University considers offering new forensics degree optionJan. 23, 1997
By Cindy Szelag
University students who are interested in both social and physical sciences or who would like a career related to criminal justice may soon have a new degree to better fulfill their needs.
Several students who are interested in forensic science as a major have been taking action to incorporate this degree into the Bachelor of Science program.
A degree in forensic science would be interdisciplinary, essentially adding sociology and anthropology classes to a pre-med degree, said Dr. Susan Maki-Wallace, assistant professor in the department of anthropology.
No classes would have to be added to University curriculum to facilitate this major, she said.
Maki-Wallace said that as a member of the pre-med committee, she sees the importance of a forensics degree to medical school applicants.
Even pre-med forensics students who do not do well on the MCAT and cannot get into medical school can find an abundance of jobs in the forensics field with just a bachelor's degree, including positions with the FBI, Maki-Wallace said.
Maki-Wallace also sits on the board of the Central Texas Association of Forensic Science, which is building a private forensic institute in Waco.
The institute should be up and running in the next six months, and would give forensics students hands-on experience at performing autopsies. This is an opportunity that few undergraduate students have, Maki-Wallace said.
Maki-Wallace teaches several courses in osteology and forensic anthropology and said she would like to see a forensics degree implemented.
'If it ever comes about, I would love to be involved in it,' Maki-Wallace said.
Students in some of Maki-Wallace's forensic anthropology classes apparently saw brochures regarding forensic majors at other universities and considered bringing the program to the University.
Lauren Pancheri, a Houston junior majoring in pre-med anthropology, has written two letters to faculty members, including Maki-Wallace, in favor of adding the new major. Along with her first letter she included a petition with 500 signatures of students who felt it would be a good idea to add this major to the College of Arts and Sciences.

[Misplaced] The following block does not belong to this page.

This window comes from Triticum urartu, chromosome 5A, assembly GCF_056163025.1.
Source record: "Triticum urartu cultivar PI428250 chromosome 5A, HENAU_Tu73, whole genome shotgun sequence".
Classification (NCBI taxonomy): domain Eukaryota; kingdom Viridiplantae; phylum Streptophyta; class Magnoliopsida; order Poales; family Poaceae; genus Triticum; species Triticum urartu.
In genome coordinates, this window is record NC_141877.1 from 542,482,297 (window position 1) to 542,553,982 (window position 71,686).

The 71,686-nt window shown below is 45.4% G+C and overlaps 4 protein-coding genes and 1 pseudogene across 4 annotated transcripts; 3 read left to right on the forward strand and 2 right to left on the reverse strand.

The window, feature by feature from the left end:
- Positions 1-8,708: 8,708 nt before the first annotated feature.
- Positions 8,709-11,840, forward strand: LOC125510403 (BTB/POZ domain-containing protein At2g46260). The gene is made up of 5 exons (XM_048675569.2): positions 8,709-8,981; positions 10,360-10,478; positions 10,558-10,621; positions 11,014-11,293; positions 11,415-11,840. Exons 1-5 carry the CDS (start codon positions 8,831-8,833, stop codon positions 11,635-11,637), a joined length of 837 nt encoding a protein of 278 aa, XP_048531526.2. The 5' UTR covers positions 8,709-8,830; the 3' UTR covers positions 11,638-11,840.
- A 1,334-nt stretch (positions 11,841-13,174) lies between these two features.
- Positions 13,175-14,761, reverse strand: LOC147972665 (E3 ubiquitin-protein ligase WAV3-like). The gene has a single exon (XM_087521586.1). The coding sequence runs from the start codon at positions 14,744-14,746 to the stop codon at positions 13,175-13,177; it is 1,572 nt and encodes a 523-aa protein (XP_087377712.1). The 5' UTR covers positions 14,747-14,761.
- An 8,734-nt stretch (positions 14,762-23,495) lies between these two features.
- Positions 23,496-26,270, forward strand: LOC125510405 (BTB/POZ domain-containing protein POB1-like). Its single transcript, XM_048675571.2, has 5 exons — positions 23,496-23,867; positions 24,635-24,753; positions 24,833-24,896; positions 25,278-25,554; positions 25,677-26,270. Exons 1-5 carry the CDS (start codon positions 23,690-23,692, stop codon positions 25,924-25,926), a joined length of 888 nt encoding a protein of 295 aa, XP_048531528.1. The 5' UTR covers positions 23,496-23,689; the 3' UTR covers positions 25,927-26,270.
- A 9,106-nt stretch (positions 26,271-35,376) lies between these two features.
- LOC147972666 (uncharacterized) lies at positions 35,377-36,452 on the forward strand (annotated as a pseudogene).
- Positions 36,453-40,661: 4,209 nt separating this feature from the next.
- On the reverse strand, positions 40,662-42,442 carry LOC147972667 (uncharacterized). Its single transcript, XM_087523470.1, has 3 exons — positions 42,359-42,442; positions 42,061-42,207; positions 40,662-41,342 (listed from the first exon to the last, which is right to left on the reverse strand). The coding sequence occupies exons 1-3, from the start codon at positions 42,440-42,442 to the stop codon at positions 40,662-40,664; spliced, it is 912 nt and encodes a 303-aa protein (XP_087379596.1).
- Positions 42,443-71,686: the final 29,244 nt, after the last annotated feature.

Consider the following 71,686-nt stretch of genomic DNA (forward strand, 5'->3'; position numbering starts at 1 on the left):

Pancheri said she got a positive reaction from her correspondence, indicating that faculty members were interested in the degree and were appreciative of the student involvement.
Pancheri said she heard about the possibility of a forensic major near the beginning of last semester, and has been working toward the goal of adding it ever since.
'I'm impatient, because I only have a year and a half left,' Pancheri said.
Pancheri's said her next goal is a new petition with only signatures of students who would be likely to major in forensics if it were added.
'I am trying to get in touch with people who are interested in the major to start a forensic club whether or not the major is implemented,' Pancheri said.
Even with all the student involvement, implementing a new major is not an easy process, said Lois Ferguson, assistant to the dean of the College of Arts and Sciences. First, the concerned department would have to write a document that indicates the course structure of the major and that the faculty is competent to teach these courses.
This document then goes to the curriculum committee, who reviews it and sends it back if there are any questions or concerns.
Once this committee votes in favor of the major, it goes to Dr. Donald Schmeltekopf, the provost and vice president for academic affairs, Ferguson said.
Finally it makes it to the desk of the president and the Board of Regents.
The process may take a year or longer, Ferguson said, and the forensics degree is still at the beginning of this long sequence of events.
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